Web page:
“During the Second World War, American monetary policy was dedicated to providing cheap credit to the federal government. This policy resulted upward pressure on prices and was suppressed by wage and price controls enforced by the Office of Price Administration (1941–47). With the inflation rate spiking upward in 1951, price controls were reinstated under the Office of Price Stabilization (1951–53). To reduce the inflationary pressures from monetary policy, the U. S. Treasury and the Federal Reserve System reached an Accord in 1951 that gave the Fed independence to formulate its own monetary policy, no longer tied to the Treasury‘s borrowing requirements. An annual inflation rate below 1.5 percent was not to be seen again in the two decades following 1965. The inflation rate grew steadily through the 60’s, averaging 8 percent in the 70’s and peaked at 13.6 percent in 1980. In a play on “The Great Depression,” monetary historians have labeled the episode “The Great Inflation.”” Read more.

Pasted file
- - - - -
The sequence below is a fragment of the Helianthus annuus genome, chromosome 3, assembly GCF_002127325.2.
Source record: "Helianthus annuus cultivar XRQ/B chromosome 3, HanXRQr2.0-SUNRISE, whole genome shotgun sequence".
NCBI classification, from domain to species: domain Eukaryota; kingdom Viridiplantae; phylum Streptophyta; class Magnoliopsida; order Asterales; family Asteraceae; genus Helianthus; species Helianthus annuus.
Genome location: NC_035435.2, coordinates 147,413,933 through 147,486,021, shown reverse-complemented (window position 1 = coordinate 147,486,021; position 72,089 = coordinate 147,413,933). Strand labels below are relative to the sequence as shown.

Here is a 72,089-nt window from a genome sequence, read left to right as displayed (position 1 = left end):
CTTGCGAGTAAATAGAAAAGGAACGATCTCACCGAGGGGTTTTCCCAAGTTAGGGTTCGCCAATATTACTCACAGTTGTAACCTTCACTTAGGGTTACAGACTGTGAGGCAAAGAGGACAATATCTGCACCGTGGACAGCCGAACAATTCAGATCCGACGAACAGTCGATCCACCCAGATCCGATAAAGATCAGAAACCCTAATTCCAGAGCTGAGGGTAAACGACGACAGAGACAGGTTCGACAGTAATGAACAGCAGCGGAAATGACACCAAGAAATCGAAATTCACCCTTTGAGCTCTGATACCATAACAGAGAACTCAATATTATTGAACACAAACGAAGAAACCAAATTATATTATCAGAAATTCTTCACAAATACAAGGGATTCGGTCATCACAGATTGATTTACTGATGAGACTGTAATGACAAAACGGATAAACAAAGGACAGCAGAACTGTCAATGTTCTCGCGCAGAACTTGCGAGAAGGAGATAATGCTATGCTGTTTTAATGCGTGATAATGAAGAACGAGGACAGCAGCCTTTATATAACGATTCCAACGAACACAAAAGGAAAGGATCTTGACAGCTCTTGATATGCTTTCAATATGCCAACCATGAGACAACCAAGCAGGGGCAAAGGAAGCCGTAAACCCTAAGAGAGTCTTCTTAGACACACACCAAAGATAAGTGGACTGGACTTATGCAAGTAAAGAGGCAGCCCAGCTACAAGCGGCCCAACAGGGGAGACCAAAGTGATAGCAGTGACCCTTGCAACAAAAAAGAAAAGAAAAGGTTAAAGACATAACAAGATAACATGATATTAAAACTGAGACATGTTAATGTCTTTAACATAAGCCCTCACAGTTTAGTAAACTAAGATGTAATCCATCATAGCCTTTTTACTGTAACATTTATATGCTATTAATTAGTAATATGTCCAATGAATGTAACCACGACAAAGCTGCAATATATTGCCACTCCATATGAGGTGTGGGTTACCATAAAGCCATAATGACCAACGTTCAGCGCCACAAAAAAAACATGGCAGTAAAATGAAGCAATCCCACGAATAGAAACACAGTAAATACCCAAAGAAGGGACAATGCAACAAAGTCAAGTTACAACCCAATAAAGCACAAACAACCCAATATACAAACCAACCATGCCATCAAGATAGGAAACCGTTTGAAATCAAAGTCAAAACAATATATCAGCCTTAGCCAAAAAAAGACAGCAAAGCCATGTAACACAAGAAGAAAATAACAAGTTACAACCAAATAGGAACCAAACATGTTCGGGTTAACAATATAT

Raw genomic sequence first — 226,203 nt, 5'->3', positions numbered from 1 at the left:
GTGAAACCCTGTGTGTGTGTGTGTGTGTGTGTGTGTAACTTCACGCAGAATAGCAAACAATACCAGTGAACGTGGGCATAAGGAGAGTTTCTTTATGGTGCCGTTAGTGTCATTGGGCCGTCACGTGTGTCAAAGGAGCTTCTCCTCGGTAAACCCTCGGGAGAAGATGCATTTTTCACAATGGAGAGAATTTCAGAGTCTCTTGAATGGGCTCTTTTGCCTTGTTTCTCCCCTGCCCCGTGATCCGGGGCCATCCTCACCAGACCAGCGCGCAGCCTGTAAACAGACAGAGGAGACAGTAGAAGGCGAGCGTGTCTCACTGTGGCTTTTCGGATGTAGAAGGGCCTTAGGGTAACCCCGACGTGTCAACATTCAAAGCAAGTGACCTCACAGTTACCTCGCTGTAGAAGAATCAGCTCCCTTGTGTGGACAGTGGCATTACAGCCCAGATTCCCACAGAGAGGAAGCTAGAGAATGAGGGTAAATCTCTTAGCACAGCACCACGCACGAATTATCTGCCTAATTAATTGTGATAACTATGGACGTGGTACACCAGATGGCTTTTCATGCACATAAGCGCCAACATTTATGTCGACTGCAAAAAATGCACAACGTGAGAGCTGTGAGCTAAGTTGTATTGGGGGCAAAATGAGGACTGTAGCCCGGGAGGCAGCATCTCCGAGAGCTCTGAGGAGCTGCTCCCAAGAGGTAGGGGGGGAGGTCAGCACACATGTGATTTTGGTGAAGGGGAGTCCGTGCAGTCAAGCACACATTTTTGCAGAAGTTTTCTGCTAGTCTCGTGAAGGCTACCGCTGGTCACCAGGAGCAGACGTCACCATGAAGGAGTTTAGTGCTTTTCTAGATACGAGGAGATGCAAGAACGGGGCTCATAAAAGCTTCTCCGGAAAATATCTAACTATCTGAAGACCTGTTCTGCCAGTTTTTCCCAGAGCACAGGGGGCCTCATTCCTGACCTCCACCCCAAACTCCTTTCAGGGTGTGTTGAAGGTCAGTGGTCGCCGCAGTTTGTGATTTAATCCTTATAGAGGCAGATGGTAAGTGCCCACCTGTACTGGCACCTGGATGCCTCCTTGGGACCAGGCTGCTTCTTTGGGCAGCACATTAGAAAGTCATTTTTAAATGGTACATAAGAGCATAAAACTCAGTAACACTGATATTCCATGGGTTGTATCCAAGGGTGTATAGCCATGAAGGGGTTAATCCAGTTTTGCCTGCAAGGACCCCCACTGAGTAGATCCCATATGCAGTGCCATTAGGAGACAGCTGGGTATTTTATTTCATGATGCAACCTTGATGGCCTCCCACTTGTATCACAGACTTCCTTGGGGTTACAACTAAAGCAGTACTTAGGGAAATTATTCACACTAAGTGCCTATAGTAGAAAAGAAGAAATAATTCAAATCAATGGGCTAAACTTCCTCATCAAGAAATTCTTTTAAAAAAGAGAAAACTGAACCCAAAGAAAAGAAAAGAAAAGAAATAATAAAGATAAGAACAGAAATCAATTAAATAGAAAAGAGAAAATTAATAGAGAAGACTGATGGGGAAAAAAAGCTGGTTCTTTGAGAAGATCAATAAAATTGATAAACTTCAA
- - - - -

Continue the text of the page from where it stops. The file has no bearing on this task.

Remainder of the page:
“The Great Inflation and Monetarism”
Lawrence H. White
Chapter 11 from The Clash of Economic Ideas
Working Papers, Mercatus Center, September 1, 2010.
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